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Psychology and Psychotherapy: Research Study

The First Appearance of Persistent Dementia and Psychosis after a Generalized Sepsis

Submission: March 11, 2019;Published: March 25, 2019

DOI: 10.31031/PPRS.2019.02.000536

ISSN 2639-0612
Volume2 Issue3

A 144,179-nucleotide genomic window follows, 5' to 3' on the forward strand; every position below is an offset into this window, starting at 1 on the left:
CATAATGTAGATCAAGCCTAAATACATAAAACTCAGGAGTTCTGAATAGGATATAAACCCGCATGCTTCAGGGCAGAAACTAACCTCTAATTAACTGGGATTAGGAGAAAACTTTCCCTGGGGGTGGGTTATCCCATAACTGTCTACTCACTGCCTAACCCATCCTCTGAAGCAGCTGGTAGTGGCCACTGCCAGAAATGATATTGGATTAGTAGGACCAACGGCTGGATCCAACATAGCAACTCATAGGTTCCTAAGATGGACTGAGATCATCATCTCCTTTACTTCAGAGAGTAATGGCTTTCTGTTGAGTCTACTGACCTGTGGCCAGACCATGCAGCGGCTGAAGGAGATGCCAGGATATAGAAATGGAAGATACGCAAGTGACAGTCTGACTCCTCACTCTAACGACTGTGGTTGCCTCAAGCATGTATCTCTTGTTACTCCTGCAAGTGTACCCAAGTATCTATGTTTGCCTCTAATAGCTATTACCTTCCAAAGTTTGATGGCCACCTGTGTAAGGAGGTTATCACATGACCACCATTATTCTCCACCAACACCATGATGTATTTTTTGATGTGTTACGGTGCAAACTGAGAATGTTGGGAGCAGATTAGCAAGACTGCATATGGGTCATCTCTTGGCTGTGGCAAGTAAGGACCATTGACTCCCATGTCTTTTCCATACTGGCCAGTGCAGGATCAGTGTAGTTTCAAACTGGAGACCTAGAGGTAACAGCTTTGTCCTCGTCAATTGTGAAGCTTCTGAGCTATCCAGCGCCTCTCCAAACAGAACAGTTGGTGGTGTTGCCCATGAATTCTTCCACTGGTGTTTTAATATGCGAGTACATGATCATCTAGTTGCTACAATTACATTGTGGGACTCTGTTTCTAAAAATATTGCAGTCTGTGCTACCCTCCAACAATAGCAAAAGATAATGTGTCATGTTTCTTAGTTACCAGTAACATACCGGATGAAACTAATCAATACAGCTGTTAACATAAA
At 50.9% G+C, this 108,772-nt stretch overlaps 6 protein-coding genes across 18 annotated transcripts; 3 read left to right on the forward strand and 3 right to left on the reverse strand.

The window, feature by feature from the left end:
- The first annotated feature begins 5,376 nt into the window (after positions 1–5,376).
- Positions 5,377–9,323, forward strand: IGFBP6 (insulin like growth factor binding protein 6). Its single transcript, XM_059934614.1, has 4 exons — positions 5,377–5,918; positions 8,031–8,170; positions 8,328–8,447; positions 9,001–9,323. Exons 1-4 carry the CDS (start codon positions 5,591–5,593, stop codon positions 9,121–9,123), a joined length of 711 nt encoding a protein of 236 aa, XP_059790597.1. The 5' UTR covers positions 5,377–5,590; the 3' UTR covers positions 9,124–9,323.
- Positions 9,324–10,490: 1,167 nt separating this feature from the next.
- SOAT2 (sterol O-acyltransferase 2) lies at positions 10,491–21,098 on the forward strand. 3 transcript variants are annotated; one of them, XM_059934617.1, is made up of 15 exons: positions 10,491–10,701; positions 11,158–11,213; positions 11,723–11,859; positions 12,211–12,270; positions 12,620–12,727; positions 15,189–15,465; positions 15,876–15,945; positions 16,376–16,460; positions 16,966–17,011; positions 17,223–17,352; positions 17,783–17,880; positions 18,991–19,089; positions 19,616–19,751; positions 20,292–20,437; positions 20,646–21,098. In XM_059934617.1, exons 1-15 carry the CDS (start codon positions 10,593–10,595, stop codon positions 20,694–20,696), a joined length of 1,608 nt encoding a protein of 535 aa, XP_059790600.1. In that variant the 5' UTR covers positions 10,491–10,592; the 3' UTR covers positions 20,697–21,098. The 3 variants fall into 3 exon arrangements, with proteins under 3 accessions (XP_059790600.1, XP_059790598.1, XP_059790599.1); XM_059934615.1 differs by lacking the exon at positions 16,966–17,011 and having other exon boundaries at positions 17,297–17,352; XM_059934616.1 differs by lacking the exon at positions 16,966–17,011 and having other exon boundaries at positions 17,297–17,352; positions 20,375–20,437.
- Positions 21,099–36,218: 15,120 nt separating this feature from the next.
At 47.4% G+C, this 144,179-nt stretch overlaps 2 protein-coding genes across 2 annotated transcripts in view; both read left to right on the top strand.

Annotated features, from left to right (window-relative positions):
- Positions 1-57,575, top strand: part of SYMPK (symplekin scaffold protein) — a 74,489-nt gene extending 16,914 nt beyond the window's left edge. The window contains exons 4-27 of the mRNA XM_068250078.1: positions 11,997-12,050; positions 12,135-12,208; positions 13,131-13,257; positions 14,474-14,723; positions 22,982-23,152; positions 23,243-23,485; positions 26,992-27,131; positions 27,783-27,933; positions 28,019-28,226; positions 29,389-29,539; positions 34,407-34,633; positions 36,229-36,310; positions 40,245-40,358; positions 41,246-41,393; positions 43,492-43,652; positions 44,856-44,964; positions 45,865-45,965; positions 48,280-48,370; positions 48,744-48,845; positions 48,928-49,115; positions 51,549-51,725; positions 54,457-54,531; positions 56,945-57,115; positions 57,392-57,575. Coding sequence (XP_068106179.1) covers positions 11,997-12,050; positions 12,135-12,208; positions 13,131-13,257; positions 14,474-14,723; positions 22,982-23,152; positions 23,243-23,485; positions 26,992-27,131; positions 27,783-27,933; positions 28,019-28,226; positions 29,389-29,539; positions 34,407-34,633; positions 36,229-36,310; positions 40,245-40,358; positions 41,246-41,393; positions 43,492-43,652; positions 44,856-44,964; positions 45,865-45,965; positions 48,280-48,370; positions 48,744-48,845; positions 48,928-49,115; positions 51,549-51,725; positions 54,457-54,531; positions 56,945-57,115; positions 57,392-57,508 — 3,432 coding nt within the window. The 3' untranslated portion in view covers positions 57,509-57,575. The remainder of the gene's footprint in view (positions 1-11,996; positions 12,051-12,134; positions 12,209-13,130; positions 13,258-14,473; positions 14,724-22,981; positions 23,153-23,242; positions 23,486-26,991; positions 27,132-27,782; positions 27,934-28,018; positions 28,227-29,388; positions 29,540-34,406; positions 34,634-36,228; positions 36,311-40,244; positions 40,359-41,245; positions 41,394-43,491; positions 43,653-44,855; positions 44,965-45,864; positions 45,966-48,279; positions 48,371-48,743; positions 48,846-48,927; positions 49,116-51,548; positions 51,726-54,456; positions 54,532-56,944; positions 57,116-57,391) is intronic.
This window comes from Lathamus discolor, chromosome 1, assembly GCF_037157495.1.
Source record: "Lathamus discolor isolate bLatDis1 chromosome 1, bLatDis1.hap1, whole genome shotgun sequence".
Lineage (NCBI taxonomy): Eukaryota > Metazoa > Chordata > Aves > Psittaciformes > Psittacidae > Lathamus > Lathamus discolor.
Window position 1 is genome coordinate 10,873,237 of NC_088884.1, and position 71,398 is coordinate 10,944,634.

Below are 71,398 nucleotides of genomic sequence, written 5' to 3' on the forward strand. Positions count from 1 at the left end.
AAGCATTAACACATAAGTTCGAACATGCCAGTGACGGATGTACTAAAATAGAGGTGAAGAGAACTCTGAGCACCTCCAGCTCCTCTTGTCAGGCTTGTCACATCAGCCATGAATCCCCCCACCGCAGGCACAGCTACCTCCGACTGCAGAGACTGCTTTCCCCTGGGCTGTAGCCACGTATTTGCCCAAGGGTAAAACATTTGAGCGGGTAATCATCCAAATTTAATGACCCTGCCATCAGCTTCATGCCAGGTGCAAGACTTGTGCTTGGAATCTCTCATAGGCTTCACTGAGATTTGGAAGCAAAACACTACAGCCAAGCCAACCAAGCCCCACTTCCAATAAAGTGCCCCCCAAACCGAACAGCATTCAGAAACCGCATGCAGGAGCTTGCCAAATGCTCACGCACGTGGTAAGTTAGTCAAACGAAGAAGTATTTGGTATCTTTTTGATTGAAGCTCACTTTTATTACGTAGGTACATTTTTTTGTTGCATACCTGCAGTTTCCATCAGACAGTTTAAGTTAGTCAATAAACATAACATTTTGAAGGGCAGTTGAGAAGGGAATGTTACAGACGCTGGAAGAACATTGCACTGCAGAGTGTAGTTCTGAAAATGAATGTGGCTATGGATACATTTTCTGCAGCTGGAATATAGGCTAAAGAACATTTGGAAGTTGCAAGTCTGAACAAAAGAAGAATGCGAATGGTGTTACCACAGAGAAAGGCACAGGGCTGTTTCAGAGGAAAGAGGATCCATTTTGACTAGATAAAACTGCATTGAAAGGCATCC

Research suggests that neuroinflammation of the brain has a role in dementia by activating glial cells which then release proinflammatory agents and lipopolysaccharide (LPS) responsible for cognitive deficits [1-3]. Other authors suggest that there is no clear evidence if neuroinflammation after generalized infection is a cause, agent, or consequence of Alzheimer’s Disease (AD) with bacterial LPS acting on neurons and microglia [4,5]. The current case study refers to a 64-year old lady who developed symptoms of dementia and psychosis a month after she was operated for a duodenal perforation resulting in pneumoperitoneum and generalized bacterial sepsis. Neuropsychiatric and clinical assessment gathered the required data. Past psychiatric history was negative, and former cognitive deficits were non-existent before the systemic inflammation.

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